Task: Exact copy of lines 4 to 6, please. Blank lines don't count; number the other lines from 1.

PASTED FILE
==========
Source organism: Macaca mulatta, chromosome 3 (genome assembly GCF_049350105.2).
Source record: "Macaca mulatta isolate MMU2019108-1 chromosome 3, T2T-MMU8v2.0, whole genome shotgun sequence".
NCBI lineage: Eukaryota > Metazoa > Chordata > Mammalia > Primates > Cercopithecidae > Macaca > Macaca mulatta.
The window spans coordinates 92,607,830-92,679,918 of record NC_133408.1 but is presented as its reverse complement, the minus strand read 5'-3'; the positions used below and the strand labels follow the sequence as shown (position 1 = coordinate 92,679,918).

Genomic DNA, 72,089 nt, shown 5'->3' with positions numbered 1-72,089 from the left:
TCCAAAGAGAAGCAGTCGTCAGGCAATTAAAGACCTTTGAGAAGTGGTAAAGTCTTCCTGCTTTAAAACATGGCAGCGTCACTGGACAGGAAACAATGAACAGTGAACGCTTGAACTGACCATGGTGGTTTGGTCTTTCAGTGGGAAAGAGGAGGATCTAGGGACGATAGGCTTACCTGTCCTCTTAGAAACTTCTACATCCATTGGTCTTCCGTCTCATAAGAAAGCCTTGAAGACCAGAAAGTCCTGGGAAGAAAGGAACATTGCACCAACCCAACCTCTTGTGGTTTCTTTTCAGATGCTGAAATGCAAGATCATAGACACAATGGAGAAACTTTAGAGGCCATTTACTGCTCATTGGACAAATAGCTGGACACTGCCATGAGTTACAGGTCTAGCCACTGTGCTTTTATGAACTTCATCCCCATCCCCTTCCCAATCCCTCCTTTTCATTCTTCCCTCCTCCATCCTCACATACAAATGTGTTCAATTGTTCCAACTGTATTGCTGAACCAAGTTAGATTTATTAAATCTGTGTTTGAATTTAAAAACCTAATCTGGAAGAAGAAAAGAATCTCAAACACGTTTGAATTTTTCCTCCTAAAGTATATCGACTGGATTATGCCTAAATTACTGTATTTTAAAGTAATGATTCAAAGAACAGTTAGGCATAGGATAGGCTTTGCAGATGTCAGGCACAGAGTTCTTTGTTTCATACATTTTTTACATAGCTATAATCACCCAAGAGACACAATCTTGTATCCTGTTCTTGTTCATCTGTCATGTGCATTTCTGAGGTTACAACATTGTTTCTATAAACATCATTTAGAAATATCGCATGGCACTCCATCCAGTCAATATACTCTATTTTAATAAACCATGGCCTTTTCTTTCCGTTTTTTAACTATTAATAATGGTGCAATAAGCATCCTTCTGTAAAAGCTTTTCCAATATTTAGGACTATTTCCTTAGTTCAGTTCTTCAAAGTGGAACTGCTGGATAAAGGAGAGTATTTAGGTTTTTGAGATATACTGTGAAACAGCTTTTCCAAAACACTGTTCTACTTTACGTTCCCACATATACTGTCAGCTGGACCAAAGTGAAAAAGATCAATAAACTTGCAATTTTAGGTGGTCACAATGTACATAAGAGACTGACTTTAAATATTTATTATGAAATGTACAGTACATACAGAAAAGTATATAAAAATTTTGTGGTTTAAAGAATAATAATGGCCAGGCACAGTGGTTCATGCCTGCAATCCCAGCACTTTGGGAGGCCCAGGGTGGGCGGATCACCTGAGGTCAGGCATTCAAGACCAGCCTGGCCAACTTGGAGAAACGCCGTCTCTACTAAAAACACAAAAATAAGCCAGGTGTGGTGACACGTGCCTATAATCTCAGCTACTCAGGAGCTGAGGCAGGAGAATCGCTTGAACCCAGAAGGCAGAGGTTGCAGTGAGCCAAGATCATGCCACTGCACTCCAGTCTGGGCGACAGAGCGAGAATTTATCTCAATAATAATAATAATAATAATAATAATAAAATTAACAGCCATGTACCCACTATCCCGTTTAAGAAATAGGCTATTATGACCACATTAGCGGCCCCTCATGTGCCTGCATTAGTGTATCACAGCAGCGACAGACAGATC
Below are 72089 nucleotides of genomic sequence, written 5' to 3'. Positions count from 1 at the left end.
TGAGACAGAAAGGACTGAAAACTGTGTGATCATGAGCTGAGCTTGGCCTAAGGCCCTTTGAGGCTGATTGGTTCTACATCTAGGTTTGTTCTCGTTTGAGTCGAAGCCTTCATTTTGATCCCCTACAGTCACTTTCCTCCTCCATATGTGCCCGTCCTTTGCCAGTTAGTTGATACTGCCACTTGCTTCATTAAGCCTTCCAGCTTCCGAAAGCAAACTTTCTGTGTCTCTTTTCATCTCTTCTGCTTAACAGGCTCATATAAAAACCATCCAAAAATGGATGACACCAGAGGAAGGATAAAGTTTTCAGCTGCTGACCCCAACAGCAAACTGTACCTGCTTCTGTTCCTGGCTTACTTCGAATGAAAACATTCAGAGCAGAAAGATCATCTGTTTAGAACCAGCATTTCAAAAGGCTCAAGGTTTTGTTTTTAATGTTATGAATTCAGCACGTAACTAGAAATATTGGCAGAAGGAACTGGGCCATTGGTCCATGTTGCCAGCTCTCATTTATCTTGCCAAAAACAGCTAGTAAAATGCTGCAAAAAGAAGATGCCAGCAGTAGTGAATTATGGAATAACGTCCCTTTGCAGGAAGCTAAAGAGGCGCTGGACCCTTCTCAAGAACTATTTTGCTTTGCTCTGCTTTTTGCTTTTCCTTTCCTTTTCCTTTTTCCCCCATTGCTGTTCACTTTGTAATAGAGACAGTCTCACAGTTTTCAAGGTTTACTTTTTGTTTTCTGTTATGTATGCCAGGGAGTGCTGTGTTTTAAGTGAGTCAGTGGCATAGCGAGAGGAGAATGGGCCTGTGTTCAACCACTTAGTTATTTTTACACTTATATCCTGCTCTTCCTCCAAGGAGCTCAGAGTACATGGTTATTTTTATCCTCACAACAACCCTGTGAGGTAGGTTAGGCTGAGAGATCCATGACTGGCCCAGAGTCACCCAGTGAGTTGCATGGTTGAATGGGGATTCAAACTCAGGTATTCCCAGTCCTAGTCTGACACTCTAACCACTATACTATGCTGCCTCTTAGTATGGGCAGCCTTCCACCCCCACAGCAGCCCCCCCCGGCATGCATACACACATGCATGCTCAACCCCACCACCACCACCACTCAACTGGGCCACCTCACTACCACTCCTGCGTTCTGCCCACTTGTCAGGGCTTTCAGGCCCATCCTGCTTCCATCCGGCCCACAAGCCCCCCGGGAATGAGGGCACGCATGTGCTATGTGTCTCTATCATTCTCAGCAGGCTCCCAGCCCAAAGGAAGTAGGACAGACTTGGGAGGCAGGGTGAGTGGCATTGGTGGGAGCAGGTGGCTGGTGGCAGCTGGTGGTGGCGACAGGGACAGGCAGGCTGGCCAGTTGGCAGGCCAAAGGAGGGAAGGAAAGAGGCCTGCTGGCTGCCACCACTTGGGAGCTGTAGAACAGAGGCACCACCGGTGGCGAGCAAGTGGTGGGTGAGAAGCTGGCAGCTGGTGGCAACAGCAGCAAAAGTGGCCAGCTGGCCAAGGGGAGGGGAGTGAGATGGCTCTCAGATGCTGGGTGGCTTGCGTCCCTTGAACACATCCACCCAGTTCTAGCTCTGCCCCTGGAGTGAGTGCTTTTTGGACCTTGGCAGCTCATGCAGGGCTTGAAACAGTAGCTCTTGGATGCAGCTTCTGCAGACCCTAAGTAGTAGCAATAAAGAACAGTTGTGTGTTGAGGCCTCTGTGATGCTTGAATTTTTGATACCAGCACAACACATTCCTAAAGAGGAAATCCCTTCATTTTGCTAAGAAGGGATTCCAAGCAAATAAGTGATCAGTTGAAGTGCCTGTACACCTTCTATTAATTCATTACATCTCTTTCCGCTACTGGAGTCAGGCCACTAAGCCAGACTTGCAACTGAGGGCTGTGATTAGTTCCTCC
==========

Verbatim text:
The window spans coordinates 92,607,830-92,679,918 of record NC_133408.1 but is presented as its reverse complement, the minus strand read 5'-3'; the positions used below and the strand labels follow the sequence as shown (position 1 = coordinate 92,679,918).

Genomic DNA, 72,089 nt, shown 5'->3' with positions numbered 1-72,089 from the left:
TCCAAAGAGAAGCAGTCGTCAGGCAATTAAAGACCTTTGAGAAGTGGTAAAGTCTTCCTGCTTTAAAACATGGCAGCGTCACTGGACAGGAAACAATGAACAGTGAACGCTTGAACTGACCATGGTGGTTTGGTCTTTCAGTGGGAAAGAGGAGGATCTAGGGACGATAGGCTTACCTGTCCTCTTAGAAACTTCTACATCCATTGGTCTTCCGTCTCATAAGAAAGCCTTGAAGACCAGAAAGTCCTGGGAAGAAAGGAACATTGCACCAACCCAACCTCTTGTGGTTTCTTTTCAGATGCTGAAATGCAAGATCATAGACACAATGGAGAAACTTTAGAGGCCATTTACTGCTCATTGGACAAATAGCTGGACACTGCCATGAGTTACAGGTCTAGCCACTGTGCTTTTATGAACTTCATCCCCATCCCCTTCCCAATCCCTCCTTTTCATTCTTCCCTCCTCCATCCTCACATACAAATGTGTTCAATTGTTCCAACTGTATTGCTGAACCAAGTTAGATTTATTAAATCTGTGTTTGAATTTAAAAACCTAATCTGGAAGAAGAAAAGAATCTCAAACACGTTTGAATTTTTCCTCCTAAAGTATATCGACTGGATTATGCCTAAATTACTGTATTTTAAAGTAATGATTCAAAGAACAGTTAGGCATAGGATAGGCTTTGCAGATGTCAGGCACAGAGTTCTTTGTTTCATACATTTTTTACATAGCTATAATCACCCAAGAGACACAATCTTGTATCCTGTTCTTGTTCATCTGTCATGTGCATTTCTGAGGTTACAACATTGTTTCTATAAACATCATTTAGAAATATCGCATGGCACTCCATCCAGTCAATATACTCTATTTTAATAAACCATGGCCTTTTCTTTCCGTTTTTTAACTATTAATAATGGTGCAATAAGCATCCTTCTGTAAAAGCTTTTCCAATATTTAGGACTATTTCCTTAGTTCAGTTCTTCAAAGTGGAACTGCTGGATAAAGGAGAGTATTTAGGTTTTTGAGATATACTGTGAAACAGCTTTTCCAAAACACTGTTCTACTTTACGTTCCCACATATACTGTCAGCTGGACCAAAGTGAAAAAGATCAATAAACTTGCAATTTTAGGTGGTCACAATGTACATAAGAGACTGACTTTAAATATTTATTATGAAATGTACAGTACATACAGAAAAGTATATAAAAATTTTGTGGTTTAAAGAATAATAATGGCCAGGCACAGTGGTTCATGCCTGCAATCCCAGCACTTTGGGAGGCCCAGGGTGGGCGGATCACCTGAGGTCAGGCATTCAAGACCAGCCTGGCCAACTTGGAGAAACGCCGTCTCTACTAAAAACACAAAAATAAGCCAGGTGTGGTGACACGTGCCTATAATCTCAGCTACTCAGGAGCTGAGGCAGGAGAATCGCTTGAACCCAGAAGGCAGAGGTTGCAGTGAGCCAAGATCATGCCACTGCACTCCAGTCTGGGCGACAGAGCGAGAATTTATCTCAATAATAATAATAATAATAATAATAATAAAATTAACAGCCATGTACCCACTATCCCGTTTAAGAAATAGGCTATTATGACCACATTAGCGGCCCCTCATGTGCCTGCATTAGTGTATCACAGCAGCGACAGACAGATC